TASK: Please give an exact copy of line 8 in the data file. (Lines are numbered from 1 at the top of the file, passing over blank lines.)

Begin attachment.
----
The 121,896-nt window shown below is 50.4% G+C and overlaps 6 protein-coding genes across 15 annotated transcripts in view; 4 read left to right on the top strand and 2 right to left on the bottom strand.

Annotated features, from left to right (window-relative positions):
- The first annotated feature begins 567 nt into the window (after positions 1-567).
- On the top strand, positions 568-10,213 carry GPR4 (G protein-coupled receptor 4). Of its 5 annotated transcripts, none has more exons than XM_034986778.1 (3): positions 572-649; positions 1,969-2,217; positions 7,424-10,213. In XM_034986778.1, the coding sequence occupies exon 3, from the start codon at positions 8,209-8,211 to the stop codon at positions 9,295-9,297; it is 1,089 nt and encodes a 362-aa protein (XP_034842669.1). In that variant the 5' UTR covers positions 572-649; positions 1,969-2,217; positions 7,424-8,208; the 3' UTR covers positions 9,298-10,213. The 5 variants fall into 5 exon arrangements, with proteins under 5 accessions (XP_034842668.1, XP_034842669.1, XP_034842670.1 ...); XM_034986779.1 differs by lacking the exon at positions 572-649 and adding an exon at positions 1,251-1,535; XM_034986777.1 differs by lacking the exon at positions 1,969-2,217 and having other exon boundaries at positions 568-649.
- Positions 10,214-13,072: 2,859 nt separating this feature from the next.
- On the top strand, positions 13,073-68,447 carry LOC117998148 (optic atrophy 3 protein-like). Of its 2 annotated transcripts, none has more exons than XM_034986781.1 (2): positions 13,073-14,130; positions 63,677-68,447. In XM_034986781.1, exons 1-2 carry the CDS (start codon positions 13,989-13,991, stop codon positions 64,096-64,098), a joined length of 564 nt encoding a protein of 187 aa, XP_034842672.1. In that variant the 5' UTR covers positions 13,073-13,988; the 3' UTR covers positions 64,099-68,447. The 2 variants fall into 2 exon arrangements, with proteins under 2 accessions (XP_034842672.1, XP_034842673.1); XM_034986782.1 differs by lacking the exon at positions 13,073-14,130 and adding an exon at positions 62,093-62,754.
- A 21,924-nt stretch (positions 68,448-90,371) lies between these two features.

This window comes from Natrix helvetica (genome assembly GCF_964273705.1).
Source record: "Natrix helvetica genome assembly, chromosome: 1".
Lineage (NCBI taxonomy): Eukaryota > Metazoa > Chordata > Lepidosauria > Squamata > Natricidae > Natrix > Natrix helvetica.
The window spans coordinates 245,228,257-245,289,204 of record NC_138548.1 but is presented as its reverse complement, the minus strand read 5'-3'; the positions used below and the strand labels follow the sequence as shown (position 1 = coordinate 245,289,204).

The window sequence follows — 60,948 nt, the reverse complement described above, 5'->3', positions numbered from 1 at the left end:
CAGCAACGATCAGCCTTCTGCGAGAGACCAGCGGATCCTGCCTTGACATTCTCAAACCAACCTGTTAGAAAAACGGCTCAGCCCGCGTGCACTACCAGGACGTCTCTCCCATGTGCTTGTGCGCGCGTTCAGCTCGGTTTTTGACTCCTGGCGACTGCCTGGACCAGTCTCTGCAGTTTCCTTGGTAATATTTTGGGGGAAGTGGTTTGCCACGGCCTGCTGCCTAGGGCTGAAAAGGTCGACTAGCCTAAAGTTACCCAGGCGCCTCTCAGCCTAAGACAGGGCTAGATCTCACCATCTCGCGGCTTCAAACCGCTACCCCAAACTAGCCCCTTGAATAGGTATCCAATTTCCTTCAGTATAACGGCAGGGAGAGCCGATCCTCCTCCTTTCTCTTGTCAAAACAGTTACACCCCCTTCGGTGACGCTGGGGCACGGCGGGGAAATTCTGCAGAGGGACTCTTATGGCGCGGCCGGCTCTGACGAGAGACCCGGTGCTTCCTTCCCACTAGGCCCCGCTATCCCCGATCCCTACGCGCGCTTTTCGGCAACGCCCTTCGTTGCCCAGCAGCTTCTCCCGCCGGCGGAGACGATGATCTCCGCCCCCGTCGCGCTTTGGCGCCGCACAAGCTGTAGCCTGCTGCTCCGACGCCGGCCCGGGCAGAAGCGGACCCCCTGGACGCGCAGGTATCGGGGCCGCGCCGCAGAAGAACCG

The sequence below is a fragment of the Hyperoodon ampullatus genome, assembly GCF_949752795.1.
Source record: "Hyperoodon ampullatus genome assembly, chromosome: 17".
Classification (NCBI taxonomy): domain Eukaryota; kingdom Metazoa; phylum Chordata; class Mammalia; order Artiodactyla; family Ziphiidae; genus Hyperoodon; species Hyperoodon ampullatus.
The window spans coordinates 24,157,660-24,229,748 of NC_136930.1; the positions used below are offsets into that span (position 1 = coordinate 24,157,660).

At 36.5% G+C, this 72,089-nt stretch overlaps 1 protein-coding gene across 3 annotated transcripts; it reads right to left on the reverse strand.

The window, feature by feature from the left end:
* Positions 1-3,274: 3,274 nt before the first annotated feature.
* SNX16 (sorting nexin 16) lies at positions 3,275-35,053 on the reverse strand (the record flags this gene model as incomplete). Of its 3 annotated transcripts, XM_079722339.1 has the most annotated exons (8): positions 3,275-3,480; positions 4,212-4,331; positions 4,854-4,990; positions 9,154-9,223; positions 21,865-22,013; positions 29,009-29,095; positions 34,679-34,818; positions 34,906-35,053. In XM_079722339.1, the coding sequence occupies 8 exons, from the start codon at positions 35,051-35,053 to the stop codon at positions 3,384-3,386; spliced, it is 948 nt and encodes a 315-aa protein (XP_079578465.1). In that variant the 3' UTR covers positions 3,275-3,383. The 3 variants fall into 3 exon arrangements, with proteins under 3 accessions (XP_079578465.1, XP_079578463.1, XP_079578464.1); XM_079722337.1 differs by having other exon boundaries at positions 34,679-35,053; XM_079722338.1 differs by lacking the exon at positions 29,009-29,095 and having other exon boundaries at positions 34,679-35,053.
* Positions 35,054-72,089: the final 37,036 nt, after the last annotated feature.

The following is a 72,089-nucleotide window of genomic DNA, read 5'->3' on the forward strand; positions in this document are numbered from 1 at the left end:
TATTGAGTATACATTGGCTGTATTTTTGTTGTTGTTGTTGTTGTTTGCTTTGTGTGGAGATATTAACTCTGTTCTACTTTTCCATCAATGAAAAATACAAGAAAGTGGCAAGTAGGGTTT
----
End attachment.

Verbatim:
This window comes from Natrix helvetica (genome assembly GCF_964273705.1).